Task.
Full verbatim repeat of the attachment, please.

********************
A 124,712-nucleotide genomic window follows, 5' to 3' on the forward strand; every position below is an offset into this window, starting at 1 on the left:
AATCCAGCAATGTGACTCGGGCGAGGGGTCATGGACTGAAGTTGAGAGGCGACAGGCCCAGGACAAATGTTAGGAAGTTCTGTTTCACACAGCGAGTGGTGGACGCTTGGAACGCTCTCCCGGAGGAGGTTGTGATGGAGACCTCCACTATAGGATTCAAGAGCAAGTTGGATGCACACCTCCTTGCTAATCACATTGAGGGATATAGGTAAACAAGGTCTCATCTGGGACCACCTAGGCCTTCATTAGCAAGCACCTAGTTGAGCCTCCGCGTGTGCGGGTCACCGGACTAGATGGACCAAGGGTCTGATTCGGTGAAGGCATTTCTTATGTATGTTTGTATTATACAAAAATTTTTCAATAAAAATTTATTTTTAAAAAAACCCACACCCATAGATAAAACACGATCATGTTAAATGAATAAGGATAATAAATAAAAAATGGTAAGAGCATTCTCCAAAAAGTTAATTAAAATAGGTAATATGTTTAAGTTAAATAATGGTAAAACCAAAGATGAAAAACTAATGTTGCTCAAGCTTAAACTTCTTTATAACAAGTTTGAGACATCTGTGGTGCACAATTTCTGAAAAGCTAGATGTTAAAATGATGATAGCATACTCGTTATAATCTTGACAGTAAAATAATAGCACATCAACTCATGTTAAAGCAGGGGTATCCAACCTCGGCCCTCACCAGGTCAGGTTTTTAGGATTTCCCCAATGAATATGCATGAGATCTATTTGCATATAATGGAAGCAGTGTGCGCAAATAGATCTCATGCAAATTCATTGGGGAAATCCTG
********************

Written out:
A 124,712-nucleotide genomic window follows, 5' to 3' on the forward strand; every position below is an offset into this window, starting at 1 on the left:
AATCCAGCAATGTGACTCGGGCGAGGGGTCATGGACTGAAGTTGAGAGGCGACAGGCCCAGGACAAATGTTAGGAAGTTCTGTTTCACACAGCGAGTGGTGGACGCTTGGAACGCTCTCCCGGAGGAGGTTGTGATGGAGACCTCCACTATAGGATTCAAGAGCAAGTTGGATGCACACCTCCTTGCTAATCACATTGAGGGATATAGGTAAACAAGGTCTCATCTGGGACCACCTAGGCCTTCATTAGCAAGCACCTAGTTGAGCCTCCGCGTGTGCGGGTCACCGGACTAGATGGACCAAGGGTCTGATTCGGTGAAGGCATTTCTTATGTATGTTTGTATTATACAAAAATTTTTCAATAAAAATTTATTTTTAAAAAAACCCACACCCATAGATAAAACACGATCATGTTAAATGAATAAGGATAATAAATAAAAAATGGTAAGAGCATTCTCCAAAAAGTTAATTAAAATAGGTAATATGTTTAAGTTAAATAATGGTAAAACCAAAGATGAAAAACTAATGTTGCTCAAGCTTAAACTTCTTTATAACAAGTTTGAGACATCTGTGGTGCACAATTTCTGAAAAGCTAGATGTTAAAATGATGATAGCATACTCGTTATAATCTTGACAGTAAAATAATAGCACATCAACTCATGTTAAAGCAGGGGTATCCAACCTCGGCCCTCACCAGGTCAGGTTTTTAGGATTTCCCCAATGAATATGCATGAGATCTATTTGCATATAATGGAAGCAGTGTGCGCAAATAGATCTCATGCAAATTCATTGGGGAAATCCTG